HEALTH AND WELLNESS
It's never too late to paws and breathe.
A balanced diet, regular exercise, proper grooming and regular veterinary care are essential in keeping your pet healthy. However, pets can only express themselves through barks, meows and movements, so it's not always easy to tell if they are experiencing pain or discomfort.
Pet Food Institute and the Veterinary Practitioners Association of the Philippines, through its Well Fed, Well Nurtured campaign, impart a head-to-toe checklist that identifies signs of a healthy pet.
Healthy cats have clear and bright eyes. Any irregularities like redness or mucus excretion can mean infection or nutrient deficiency. If the cat squints or blinks with one eye, it could indicate injuries like a scratch, or a foreign matter may be stuck in the eye area.
Dogs should have bright and shiny eyes. It’s normal for dogs to have mucus and tears in their eyes, but it should be minimal, clear and not yellowish. Swollen or reddish eyes are not normal and could be a symptom of a bigger eye health problem.
The ears of both cats and dogs should have minimal to zero amount of wax. Any crusty build-up could lead to swelling inside the ear. If they shake their heads frequently, it might be a symptom of ear mites or ear infection. Unpleasant odor that lingers after ear cleaning could mean an infection.
A healthy cat’s nostrils should be mucus-free. A cat may sometime sneeze due to allergies or dust but continuous sneezing accompanied by gagging hints of a possible foreign matter inside its nasal passage.
A dog’s nose is leathery, cool, and moist. They sometimes have nasal discharge but it should be minimal and never yellowish. A dog's wet nose does not always mean it is healthy, and a warm and dry nose does not always mean it's sick.
Both cats and dogs have pink or black lips, depending on the breed. As they age, they may develop black spotting around their lips. Inside their mouth must be pink, including the tongue, and their teeth should ideally be white and tartar free. Any evidence of dental diseases such as foul breath odor, gum bleeding or gum redness should be examined by a veterinarian.
COAT AND SKIN
Cats and dogs should have shiny coats that don't harbor ticks and fleas. Shedding is normal but must not be too excessive. Depending on the breed, cats and dogs' coats can turn lighter or darker as they age. However, a very dull coat is a sign that the animal may have a health concern.
APPETITE AND BOWEL
The consistency and appearance of a pet’s stool can say a lot about its overall health. Most dogs have bowel movements twice a day, while cats do it at least once a day. Their urine should not be too yellow, while their feces should neither be too hard or too soft. If both their urine and stool have blood or parasites, it might be a case of rectal or anal dysfunction.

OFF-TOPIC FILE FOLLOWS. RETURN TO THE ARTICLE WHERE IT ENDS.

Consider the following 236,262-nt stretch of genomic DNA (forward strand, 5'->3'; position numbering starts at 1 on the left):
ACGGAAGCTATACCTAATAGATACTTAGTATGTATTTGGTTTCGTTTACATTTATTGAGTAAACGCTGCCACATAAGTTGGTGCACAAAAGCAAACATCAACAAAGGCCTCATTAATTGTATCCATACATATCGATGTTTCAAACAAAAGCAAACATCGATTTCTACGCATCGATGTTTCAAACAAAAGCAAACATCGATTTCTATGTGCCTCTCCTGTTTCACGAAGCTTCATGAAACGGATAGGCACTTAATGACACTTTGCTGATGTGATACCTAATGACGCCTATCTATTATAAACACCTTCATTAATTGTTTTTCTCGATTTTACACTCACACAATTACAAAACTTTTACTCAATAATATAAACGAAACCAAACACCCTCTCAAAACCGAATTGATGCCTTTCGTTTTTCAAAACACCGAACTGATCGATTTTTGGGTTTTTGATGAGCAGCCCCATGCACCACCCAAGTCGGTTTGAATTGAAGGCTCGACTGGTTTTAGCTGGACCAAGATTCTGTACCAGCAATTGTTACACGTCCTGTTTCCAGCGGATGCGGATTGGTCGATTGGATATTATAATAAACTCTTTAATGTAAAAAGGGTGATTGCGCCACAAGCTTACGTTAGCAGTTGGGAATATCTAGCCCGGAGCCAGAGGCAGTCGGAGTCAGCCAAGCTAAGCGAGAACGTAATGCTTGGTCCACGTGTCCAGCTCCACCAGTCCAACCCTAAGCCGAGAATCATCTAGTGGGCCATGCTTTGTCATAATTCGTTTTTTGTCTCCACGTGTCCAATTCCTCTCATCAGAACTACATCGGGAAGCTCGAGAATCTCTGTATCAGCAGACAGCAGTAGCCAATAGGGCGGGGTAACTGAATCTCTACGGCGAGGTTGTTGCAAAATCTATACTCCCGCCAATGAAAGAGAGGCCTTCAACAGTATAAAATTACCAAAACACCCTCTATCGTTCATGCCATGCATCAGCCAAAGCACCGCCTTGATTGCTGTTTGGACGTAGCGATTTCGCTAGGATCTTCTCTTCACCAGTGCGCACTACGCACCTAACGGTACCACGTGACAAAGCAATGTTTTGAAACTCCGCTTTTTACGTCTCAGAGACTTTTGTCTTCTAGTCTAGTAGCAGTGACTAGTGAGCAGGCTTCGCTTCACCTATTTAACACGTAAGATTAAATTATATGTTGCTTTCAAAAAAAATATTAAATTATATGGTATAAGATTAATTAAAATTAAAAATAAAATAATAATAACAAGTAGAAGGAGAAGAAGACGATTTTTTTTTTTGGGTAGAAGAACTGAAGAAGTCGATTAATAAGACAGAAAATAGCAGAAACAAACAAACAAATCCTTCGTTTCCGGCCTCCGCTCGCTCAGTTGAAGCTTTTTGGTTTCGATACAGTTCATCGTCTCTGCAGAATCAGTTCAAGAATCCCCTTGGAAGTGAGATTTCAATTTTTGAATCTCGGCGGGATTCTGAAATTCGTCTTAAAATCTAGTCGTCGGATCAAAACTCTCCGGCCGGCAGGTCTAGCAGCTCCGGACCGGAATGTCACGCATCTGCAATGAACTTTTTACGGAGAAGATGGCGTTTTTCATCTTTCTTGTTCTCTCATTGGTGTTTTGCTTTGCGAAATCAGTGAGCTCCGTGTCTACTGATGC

A healthy pet is the result of responsible pet care with the right balance of safe and nutritious food and exercise. Dogs and cats should be provided with pet foods that are carefully formulated to meet their unique nutritional requirements. Pet Food Institute maintains that safe and nutritious pet food contributes to the total well-being of the pet that leads to a long and healthy life.
TREATMENT for bites, scratch and lick of potentially rabid animals is now compensable with PhilHealth and available in more accredited clinics.
The agency recently announced that there are now 154 accredited animal bite treatment centers (ABTCs) with the capacity to provide vaccines to combat rabies problems among PhilHealth members and their dependents.
Also, PhilHealth members and dependents undergoing anti-rabies treatment are entitled to avail of the Animal Bite Treatment Package (ABT), fixed at P3,000 to any of the accredited Out-Patient Animal Bite Treatment Center (ABTC) and Animal Bite Center (private facilities) in the country.
The ABT package include payment for treatment due to bites of dogs, domestic and livestock animals such as cats, pigs, horses, goats and wild animals like bats and monkeys. Transdermal bites, even exposure to rabies patient through bites and those handling infected carcass and ingestion of raw infected meat can also be covered.
This package includes Post–Exposure Prophylaxis (PEP) services like rabies vaccine, rabies immune globulin, local wound care, tetanus toxoid and anti-tetanus serum, antibiotics and other supplies used.
The total costs of treatment for animal bite patients who are PhilHealth Sponsored Program members shall be entirely covered by the said package, whereby “no balance billing” policy of PhilHealth applies. However, employed and self-employed members are required of three months payment within six months before the month of confinement to qualify for the package, while OFWs, Lifetime and SP members are covered within the validity of their membership.
* First aid treatment for toad poisoning in dogs